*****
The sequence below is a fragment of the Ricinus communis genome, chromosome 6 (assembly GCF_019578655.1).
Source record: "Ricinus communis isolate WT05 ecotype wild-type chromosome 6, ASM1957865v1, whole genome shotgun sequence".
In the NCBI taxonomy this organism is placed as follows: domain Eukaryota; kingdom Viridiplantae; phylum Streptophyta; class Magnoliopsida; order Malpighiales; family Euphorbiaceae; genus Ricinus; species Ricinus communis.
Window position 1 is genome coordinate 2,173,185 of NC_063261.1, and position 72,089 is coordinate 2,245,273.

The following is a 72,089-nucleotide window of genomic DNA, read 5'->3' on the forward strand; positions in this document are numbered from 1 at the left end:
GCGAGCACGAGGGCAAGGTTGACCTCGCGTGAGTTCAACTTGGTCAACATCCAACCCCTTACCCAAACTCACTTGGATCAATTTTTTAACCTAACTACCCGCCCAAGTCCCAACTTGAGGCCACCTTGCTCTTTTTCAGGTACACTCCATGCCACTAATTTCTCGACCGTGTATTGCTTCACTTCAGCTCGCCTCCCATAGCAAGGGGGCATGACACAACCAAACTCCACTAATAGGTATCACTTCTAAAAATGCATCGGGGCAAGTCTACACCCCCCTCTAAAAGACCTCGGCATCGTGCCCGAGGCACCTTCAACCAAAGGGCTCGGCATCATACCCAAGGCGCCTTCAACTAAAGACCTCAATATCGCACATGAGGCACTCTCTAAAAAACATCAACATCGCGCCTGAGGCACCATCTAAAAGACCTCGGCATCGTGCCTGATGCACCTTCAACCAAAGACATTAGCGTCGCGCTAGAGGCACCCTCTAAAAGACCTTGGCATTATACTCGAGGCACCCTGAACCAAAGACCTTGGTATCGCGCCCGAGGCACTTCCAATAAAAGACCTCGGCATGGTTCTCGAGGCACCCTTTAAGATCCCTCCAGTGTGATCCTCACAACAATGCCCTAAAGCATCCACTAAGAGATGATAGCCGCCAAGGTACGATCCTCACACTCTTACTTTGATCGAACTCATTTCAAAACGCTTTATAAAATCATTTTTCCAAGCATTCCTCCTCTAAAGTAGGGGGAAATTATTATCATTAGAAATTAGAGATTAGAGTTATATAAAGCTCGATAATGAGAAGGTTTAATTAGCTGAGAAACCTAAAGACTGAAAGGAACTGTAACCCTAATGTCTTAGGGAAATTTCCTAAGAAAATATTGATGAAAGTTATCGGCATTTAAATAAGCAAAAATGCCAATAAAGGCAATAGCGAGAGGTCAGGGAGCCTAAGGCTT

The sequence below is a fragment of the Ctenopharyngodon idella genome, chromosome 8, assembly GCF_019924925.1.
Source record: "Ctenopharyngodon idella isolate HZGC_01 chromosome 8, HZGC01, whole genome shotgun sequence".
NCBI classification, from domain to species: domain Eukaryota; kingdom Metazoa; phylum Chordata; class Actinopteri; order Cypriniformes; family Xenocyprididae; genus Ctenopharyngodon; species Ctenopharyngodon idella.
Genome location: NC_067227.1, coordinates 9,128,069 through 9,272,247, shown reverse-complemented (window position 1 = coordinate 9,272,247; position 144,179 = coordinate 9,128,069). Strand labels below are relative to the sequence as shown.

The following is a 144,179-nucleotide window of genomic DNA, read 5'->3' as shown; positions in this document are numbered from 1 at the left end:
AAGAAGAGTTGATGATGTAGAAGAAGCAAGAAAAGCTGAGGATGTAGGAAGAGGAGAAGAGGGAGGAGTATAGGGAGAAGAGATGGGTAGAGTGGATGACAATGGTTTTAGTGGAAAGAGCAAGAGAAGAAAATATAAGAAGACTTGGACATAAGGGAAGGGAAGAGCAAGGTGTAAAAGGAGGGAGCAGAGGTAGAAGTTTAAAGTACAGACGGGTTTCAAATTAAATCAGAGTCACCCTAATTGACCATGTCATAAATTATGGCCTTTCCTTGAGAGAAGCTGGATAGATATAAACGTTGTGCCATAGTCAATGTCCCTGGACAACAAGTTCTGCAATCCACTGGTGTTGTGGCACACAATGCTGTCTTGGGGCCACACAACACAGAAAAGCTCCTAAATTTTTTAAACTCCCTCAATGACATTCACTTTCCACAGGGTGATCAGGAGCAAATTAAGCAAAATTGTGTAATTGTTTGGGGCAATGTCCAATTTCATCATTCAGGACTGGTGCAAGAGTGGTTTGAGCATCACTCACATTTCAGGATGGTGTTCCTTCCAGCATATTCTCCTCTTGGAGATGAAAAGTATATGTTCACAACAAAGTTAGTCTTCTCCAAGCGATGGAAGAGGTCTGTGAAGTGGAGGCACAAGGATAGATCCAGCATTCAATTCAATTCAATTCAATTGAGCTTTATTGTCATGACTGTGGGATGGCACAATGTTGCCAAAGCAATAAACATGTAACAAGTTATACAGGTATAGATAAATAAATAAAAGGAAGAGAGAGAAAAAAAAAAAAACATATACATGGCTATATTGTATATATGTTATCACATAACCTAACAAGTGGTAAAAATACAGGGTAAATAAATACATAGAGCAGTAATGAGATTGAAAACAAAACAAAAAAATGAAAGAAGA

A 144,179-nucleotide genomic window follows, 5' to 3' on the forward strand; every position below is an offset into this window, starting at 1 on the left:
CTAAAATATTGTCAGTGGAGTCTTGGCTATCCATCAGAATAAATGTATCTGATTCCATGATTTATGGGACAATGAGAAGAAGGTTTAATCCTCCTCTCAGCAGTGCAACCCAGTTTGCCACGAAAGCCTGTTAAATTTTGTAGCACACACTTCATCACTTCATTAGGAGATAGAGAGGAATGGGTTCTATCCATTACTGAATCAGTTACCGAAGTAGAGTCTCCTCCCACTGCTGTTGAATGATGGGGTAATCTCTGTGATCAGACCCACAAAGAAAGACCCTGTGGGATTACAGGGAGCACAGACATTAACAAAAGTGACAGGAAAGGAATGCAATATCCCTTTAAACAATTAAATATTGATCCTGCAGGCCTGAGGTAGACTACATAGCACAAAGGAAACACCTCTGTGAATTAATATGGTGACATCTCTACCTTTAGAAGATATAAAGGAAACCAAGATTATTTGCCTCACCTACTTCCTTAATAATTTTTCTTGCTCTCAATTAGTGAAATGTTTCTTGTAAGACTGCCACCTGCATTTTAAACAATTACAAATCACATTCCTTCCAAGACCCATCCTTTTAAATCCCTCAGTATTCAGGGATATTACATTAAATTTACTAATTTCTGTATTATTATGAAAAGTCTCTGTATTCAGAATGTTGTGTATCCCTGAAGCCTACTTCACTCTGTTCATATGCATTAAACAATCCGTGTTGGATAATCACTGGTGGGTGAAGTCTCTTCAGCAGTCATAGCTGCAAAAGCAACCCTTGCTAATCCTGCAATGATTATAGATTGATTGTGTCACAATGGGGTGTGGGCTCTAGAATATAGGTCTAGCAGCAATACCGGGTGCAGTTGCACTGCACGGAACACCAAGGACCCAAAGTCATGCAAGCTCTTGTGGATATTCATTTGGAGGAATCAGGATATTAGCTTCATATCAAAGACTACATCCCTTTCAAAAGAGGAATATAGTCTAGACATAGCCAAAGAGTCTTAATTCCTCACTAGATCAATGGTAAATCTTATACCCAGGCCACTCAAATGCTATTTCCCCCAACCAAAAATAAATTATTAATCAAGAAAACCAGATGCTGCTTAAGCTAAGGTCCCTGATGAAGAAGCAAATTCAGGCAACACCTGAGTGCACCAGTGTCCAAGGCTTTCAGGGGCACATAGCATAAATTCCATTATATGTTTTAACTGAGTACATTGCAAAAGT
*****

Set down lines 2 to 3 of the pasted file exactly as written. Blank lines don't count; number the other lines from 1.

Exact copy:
Source record: "Ricinus communis isolate WT05 ecotype wild-type chromosome 6, ASM1957865v1, whole genome shotgun sequence".
In the NCBI taxonomy this organism is placed as follows: domain Eukaryota; kingdom Viridiplantae; phylum Streptophyta; class Magnoliopsida; order Malpighiales; family Euphorbiaceae; genus Ricinus; species Ricinus communis.